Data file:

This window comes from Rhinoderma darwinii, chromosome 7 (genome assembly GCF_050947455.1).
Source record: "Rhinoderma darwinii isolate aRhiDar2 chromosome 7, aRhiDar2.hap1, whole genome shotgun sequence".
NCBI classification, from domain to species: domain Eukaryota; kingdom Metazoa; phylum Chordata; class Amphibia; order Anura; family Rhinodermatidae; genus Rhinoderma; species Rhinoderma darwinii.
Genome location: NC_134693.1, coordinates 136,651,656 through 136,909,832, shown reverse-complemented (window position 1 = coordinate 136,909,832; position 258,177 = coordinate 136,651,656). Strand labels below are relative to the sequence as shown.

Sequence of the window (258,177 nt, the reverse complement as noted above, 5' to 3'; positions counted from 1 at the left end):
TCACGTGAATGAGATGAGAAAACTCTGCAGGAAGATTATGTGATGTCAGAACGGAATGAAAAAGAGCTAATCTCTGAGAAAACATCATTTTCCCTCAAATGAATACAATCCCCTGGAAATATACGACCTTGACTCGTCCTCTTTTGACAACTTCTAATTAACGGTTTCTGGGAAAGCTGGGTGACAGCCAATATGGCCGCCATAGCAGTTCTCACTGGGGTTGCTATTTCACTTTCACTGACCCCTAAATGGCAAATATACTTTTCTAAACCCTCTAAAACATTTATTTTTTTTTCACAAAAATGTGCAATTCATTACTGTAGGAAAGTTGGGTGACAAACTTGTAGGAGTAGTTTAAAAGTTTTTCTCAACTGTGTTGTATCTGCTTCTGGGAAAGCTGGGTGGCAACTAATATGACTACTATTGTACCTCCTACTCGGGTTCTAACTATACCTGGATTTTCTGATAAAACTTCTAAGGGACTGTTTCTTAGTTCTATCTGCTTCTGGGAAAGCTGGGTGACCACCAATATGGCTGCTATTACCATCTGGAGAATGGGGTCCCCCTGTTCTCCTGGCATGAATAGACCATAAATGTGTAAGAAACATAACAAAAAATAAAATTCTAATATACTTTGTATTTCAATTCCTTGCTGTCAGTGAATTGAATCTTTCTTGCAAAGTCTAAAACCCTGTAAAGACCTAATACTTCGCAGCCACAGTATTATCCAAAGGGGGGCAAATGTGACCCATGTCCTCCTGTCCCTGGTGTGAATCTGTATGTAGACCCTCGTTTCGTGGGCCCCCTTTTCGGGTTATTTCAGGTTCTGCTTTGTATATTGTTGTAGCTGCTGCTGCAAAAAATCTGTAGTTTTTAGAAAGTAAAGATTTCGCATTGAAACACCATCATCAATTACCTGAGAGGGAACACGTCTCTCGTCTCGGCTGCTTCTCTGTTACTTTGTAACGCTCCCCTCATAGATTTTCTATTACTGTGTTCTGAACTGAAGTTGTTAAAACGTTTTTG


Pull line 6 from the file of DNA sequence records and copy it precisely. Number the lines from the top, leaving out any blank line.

TCACGTGAATGAGATGAGAAAACTCTGCAGGAAGATTATGTGATGTCAGAACGGAATGAAAAAGAGCTAATCTCTGAGAAAACATCATTTTCCCTCAAATGAATACAATCCCCTGGAAATATACGACCTTGACTCGTCCTCTTTTGACAACTTCTAATTAACGGTTTCTGGGAAAGCTGGGTGACAGCCAATATGGCCGCCATAGCAGTTCTCACTGGGGTTGCTATTTCACTTTCACTGACCCCTAAATGGCAAATATACTTTTCTAAACCCTCTAAAACATTTATTTTTTTTTCACAAAAATGTGCAATTCATTACTGTAGGAAAGTTGGGTGACAAACTTGTAGGAGTAGTTTAAAAGTTTTTCTCAACTGTGTTGTATCTGCTTCTGGGAAAGCTGGGTGGCAACTAATATGACTACTATTGTACCTCCTACTCGGGTTCTAACTATACCTGGATTTTCTGATAAAACTTCTAAGGGACTGTTTCTTAGTTCTATCTGCTTCTGGGAAAGCTGGGTGACCACCAATATGGCTGCTATTACCATCTGGAGAATGGGGTCCCCCTGTTCTCCTGGCATGAATAGACCATAAATGTGTAAGAAACATAACAAAAAATAAAATTCTAATATACTTTGTATTTCAATTCCTTGCTGTCAGTGAATTGAATCTTTCTTGCAAAGTCTAAAACCCTGTAAAGACCTAATACTTCGCAGCCACAGTATTATCCAAAGGGGGGCAAATGTGACCCATGTCCTCCTGTCCCTGGTGTGAATCTGTATGTAGACCCTCGTTTCGTGGGCCCCCTTTTCGGGTTATTTCAGGTTCTGCTTTGTATATTGTTGTAGCTGCTGCTGCAAAAAATCTGTAGTTTTTAGAAAGTAAAGATTTCGCATTGAAACACCATCATCAATTACCTGAGAGGGAACACGTCTCTCGTCTCGGCTGCTTCTCTGTTACTTTGTAACGCTCCCCTCATAGATTTTCTATTACTGTGTTCTGAACTGAAGTTGTTAAAACGTTTTTG